Lismore & District Workers’ Club
A Brief History
At a meeting of the Richmond-Tweed Trades & Labour Council on 24 June 1954, it was decided to form a club to cater for the interests of the workers of Lismore and district. The club was to be known as the Lismore & District Workers Club. The Trades & Labour Council obtained a weatherboard cottage situated at 199 Keen Street Lismore, about two doors from the present site of the Cool Rocks Cellar opposite St.Paul’s Presbyterian Church. The asking price was three thousand pounds ($6,000.00). The club operated on a social basis for some time and in September 1955 there were sufficient members (slightly more than the required 100) to apply for a Liquor Licence.
On 26 June 1956 the Lismore Licensing Court granted a Certificate of Registration to the club. Around this time the club and the Trades & Labour Council went their separate ways and the club became an independent body.
Membership growth was rather slow at this time, as there was an entrance fee of five pounds five shillings ($10.50) and an annual subscription of one pound five shillings ($2.50). However, at the Annual General Meeting in 1956 it was decided to waive the entrance fee and since then the club has never looked back.
It soon became evident that the existing premises were inadequate. It was not possible to extend the site sufficiently, and in 1959 the club purchased from Bill Monaghan land and a weatherboard cottage at 231 Keen Street. The building was lifted above flood level and the upstairs redesigned to suit the needs of the members, whilst downstairs became a recreational area. Raising the cottage was done by Joe Risk, and Charlie Raison carried out the renovations. During this time membership stood at around 500.
The club’s popularity grew over the next twelve months and once again the clubhouse was found to be too small. Plans were prepared for more additions and every available piece of land owned by the club was utilised for these extensions, which were carried out by Robb & Brown Ltd at a cost of £25,000 ($50,000.00).
In April 1963 the adjacent property of 235 Keen Street was purchased from the Leben Estate for the sum of £4,900 ($9,800.00). This was needed to provide car parking space. Around the same time, with membership at 1850, further extensions were planned and two properties between the club and Trevans were purchased from Henry Peanna. One was a cottage and the other a small shop.
Architects Leslie J. Buckland and Druce of Parramatta were engaged to draw up plans, and tenders were invited for the construction. W.J.Green & Sons Pty Ltd of Casino were the successful tenderers with a price of £127,124.80 ($254,248.80). These extensions were officially opened by K.C.Compton, MLA, the then Minister for Lands and Member for Lismore, on Saturday 10 October 1964.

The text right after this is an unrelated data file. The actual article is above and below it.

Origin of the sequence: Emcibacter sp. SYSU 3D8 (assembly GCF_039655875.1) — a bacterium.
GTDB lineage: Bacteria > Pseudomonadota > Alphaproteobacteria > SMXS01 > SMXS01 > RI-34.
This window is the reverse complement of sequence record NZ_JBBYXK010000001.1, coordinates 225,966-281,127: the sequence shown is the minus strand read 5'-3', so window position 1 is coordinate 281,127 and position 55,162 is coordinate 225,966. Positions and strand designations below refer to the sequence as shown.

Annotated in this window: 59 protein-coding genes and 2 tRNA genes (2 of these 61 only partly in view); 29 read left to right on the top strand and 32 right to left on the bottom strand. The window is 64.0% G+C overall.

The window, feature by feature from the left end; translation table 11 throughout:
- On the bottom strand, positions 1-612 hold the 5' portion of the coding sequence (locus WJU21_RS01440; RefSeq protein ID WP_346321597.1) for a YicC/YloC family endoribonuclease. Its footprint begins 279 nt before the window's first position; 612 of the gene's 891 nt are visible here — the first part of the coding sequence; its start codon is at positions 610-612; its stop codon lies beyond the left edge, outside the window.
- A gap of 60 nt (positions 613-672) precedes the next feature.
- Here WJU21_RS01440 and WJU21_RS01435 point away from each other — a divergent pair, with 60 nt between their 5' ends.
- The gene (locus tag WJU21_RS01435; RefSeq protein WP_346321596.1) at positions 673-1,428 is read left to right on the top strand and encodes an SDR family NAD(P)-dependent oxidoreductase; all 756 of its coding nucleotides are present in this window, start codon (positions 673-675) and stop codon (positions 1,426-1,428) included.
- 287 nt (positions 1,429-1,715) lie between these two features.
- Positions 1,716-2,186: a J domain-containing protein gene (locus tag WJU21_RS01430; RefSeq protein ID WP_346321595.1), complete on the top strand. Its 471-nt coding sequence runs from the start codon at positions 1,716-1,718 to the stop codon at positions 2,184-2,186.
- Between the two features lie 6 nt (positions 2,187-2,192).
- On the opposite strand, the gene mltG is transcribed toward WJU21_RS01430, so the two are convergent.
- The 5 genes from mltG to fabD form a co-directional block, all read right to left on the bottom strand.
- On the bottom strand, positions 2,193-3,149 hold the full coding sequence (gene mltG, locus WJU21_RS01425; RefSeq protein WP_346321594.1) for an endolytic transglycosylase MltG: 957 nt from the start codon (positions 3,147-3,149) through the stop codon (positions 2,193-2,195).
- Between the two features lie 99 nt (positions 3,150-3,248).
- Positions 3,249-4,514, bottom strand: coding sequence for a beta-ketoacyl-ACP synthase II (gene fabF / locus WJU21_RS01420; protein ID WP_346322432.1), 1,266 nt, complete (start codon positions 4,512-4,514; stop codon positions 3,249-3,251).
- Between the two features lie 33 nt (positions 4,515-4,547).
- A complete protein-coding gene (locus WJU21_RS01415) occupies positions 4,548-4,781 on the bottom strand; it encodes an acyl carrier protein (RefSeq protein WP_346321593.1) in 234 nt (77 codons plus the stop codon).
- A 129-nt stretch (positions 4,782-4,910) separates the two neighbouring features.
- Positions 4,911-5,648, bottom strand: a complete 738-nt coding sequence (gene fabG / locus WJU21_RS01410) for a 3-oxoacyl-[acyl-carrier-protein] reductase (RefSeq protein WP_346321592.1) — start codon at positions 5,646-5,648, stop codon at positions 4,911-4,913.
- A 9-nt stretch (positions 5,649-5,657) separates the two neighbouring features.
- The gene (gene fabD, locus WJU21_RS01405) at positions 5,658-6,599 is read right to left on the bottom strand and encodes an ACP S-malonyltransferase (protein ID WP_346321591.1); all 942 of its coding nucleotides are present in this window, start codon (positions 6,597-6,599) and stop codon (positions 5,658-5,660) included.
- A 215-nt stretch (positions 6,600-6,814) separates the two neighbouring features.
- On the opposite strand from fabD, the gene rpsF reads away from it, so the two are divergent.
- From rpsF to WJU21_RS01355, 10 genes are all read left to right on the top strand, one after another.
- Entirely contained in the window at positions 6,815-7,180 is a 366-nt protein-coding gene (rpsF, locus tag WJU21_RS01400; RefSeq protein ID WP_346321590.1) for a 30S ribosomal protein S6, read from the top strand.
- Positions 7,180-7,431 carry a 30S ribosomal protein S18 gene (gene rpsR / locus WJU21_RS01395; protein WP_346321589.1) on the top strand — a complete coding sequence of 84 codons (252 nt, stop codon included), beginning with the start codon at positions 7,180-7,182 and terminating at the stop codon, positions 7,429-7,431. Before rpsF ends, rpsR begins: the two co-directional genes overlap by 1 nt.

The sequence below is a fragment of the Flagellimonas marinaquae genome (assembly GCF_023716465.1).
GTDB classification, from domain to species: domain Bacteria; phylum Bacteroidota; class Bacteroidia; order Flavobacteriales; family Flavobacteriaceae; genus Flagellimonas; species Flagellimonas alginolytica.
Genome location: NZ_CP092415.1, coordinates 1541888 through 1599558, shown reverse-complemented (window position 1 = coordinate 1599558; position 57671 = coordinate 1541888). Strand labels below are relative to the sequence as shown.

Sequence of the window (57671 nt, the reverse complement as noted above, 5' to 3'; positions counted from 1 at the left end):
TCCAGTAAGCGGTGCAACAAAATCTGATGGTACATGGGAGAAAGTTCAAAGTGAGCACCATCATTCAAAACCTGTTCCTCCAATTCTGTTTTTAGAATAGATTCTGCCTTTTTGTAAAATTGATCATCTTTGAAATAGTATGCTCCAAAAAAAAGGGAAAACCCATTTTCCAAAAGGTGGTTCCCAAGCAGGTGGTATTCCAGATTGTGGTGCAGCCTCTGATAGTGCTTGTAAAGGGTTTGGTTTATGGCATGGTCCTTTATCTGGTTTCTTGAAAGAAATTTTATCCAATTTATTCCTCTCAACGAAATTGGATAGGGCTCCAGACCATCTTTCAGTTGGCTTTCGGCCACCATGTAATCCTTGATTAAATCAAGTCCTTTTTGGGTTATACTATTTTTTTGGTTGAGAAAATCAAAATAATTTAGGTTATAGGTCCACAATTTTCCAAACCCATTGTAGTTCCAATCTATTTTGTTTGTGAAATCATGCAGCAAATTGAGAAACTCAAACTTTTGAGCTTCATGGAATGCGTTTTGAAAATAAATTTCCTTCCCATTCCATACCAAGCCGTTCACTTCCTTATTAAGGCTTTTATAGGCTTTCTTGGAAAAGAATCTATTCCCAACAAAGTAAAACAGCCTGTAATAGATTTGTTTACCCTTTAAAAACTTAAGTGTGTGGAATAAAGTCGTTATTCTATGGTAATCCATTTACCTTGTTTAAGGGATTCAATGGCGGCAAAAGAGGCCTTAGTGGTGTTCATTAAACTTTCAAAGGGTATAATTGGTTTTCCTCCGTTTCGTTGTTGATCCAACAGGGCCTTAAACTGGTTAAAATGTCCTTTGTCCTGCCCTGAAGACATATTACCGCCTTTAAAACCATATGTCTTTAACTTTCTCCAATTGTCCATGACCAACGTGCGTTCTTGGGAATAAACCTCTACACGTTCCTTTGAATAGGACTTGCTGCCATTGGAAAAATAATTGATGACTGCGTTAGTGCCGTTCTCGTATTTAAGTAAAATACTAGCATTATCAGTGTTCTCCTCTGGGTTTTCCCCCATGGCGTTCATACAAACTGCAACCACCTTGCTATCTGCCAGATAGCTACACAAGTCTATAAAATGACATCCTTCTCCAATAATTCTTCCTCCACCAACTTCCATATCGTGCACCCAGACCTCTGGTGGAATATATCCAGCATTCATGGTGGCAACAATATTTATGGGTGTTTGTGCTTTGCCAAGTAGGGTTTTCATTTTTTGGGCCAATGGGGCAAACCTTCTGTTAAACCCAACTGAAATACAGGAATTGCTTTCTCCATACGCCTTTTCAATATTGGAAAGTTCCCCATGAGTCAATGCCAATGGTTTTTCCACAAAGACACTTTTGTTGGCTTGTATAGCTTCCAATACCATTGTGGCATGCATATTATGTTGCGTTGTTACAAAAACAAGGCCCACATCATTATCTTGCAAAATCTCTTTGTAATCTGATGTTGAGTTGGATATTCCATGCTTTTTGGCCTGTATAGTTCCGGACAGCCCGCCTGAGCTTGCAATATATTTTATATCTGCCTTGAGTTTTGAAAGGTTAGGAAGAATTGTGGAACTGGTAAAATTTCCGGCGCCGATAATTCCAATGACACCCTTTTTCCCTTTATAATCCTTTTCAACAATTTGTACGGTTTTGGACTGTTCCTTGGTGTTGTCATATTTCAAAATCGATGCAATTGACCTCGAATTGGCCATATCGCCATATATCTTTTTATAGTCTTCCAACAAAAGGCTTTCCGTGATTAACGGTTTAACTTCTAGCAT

The club’s first billiard table was purchased from Frank Meany of Wardell in 1963 for the sum of £30 ($60.00). Others were purchased from the Nimbin School of Arts, the Hotel Moobal and the Lismore Club. Prior to the introduction of snooker into the club, regular pin pool competitions were conducted. Other entertainment included euchre, crib, darts and indoor bowls competitions on a weekly basis. Since the early 1960s cricket and baseball teams have represented the club in outdoor competitions, followed later by soccer, softball, rugby league, water polo etc. Apart from the above mentioned sports, the club also sponsors teams in golf (men’s and ladies’), bowls, men’s outdoor bowls, ladies’ indoor bowls, ten pin bowling, hockey, netball, touch football, basketball and fishing.
In keeping with the growth of Lismore and our ever increasing club membership, the club in recent years has been able to provide further benefits to members by expanding their memberships to two other clubs in the city. This was achieved through amalgamations, firstly with the Lismore Heights Bowling Club (renamed the Workers Heights Bowling Club), which took place in December 1994, and secondly with the Lismore Golf Club (now known as the Lismore Workers Golf Club), which took place in March 2000. Workers Heights Bowling Club has been closed since 17th June 2013 and is currently navigating a de-amalgamation process.
Through extensions and the introduction of a range of new equipment, the club’s gymnasium is now regarded as the best in Lismore.
In February 2003 the club commenced major renovations in both the Mirror Bar area downstairs and the Tudor Bistro upstairs at a cost of approximately $1,500,000. A construction period of just over three months saw the opening of the new bar and bistro.